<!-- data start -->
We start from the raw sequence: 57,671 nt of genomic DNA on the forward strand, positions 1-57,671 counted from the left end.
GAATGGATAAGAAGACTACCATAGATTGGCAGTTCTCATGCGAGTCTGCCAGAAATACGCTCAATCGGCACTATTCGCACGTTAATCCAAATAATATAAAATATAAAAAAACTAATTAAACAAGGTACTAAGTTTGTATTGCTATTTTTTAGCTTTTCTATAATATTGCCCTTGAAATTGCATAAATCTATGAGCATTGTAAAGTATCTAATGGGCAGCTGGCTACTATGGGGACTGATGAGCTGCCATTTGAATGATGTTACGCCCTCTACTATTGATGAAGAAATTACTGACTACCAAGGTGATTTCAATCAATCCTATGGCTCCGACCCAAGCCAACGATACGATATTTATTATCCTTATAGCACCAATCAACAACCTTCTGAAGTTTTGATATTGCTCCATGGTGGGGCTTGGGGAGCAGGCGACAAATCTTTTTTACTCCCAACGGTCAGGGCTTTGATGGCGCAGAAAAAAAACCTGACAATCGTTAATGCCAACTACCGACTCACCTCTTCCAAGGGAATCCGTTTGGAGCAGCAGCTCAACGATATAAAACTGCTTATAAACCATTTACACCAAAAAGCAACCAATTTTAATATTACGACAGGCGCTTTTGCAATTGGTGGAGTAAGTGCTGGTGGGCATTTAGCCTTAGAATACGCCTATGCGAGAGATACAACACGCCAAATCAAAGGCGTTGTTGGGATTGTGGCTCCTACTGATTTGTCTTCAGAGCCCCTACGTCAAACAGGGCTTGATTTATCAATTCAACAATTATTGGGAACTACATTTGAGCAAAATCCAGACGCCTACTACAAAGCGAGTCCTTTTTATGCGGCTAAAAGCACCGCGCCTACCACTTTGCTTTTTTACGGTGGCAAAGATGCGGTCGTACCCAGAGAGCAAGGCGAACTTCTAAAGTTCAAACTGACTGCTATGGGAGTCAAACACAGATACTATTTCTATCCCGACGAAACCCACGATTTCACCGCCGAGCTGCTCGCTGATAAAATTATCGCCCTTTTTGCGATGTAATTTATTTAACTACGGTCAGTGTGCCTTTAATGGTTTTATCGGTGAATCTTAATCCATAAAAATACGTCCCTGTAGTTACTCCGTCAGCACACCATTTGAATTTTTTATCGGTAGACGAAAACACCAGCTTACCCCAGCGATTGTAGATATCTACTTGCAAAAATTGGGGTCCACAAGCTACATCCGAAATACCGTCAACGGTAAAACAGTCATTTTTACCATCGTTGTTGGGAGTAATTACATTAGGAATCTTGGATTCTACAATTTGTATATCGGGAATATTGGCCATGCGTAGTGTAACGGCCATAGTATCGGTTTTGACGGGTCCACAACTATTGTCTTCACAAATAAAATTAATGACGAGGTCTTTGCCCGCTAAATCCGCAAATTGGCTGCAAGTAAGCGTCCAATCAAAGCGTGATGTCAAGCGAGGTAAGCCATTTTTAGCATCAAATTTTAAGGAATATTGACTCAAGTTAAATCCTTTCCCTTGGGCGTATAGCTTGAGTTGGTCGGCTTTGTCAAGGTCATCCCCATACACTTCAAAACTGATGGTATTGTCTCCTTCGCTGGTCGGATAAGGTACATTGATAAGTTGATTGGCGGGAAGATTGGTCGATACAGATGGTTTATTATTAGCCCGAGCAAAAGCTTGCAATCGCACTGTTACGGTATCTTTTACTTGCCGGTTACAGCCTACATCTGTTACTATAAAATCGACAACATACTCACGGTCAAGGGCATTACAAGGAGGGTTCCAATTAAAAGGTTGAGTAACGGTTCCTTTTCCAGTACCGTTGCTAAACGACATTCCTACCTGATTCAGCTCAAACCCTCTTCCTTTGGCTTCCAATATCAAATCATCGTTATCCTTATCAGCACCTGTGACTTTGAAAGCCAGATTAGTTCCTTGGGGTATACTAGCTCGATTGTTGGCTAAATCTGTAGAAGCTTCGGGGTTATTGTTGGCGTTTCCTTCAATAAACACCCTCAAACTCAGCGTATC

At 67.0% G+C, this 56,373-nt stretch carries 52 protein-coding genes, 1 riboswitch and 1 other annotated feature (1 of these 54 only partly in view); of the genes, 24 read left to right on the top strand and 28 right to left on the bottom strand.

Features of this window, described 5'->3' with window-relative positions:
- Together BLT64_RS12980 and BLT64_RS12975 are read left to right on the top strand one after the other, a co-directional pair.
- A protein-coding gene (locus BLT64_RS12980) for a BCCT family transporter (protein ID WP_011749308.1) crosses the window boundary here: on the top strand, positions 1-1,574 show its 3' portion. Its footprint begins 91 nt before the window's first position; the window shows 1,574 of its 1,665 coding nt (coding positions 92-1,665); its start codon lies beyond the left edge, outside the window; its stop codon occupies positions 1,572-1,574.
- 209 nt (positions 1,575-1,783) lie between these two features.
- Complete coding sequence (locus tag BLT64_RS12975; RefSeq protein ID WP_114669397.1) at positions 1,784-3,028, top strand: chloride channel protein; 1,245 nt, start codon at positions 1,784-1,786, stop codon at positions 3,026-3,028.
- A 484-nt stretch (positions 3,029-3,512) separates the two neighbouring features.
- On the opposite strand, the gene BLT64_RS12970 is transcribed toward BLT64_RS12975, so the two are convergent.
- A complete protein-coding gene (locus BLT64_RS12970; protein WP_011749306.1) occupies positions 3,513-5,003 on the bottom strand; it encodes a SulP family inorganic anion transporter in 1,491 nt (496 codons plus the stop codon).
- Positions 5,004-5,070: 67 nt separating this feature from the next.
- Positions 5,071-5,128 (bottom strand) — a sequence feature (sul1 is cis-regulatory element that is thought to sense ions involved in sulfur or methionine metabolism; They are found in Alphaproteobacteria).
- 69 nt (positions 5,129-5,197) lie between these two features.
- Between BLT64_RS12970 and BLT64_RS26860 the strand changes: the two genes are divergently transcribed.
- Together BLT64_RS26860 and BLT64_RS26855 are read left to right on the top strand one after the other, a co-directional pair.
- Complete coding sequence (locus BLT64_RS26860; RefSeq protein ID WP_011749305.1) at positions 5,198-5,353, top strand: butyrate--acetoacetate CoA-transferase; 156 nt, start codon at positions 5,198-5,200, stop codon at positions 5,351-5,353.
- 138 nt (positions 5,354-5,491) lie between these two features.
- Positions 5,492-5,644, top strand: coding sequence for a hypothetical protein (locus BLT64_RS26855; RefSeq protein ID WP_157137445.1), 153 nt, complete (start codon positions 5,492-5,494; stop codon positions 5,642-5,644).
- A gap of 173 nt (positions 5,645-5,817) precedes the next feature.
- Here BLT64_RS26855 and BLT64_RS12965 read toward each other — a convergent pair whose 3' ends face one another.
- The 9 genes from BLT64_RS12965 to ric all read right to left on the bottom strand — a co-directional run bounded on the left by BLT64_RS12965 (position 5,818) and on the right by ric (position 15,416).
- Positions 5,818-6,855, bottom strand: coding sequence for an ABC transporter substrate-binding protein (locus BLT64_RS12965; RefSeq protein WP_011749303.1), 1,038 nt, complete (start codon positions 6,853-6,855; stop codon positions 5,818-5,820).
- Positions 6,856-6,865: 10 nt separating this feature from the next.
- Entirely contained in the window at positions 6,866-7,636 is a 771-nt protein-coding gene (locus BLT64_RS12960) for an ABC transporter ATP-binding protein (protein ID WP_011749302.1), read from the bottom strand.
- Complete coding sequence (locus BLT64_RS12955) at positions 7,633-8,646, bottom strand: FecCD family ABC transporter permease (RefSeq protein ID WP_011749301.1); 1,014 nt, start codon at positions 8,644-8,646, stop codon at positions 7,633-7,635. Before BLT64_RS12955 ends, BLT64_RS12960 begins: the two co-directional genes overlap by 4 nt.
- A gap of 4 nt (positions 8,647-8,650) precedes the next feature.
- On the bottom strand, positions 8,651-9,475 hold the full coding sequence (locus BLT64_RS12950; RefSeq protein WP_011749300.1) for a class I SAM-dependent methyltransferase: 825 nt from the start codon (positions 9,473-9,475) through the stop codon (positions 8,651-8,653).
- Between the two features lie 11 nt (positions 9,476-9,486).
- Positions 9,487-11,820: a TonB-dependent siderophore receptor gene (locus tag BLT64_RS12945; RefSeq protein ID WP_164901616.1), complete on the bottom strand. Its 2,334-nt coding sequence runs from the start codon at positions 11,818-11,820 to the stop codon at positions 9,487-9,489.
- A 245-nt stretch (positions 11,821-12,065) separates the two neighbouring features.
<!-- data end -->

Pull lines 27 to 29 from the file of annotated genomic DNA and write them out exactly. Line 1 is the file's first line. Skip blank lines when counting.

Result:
- A gap of 4 nt (positions 8,647-8,650) precedes the next feature.
- On the bottom strand, positions 8,651-9,475 hold the full coding sequence (locus BLT64_RS12950; RefSeq protein WP_011749300.1) for a class I SAM-dependent methyltransferase: 825 nt from the start codon (positions 9,473-9,475) through the stop codon (positions 8,651-8,653).
- Between the two features lie 11 nt (positions 9,476-9,486).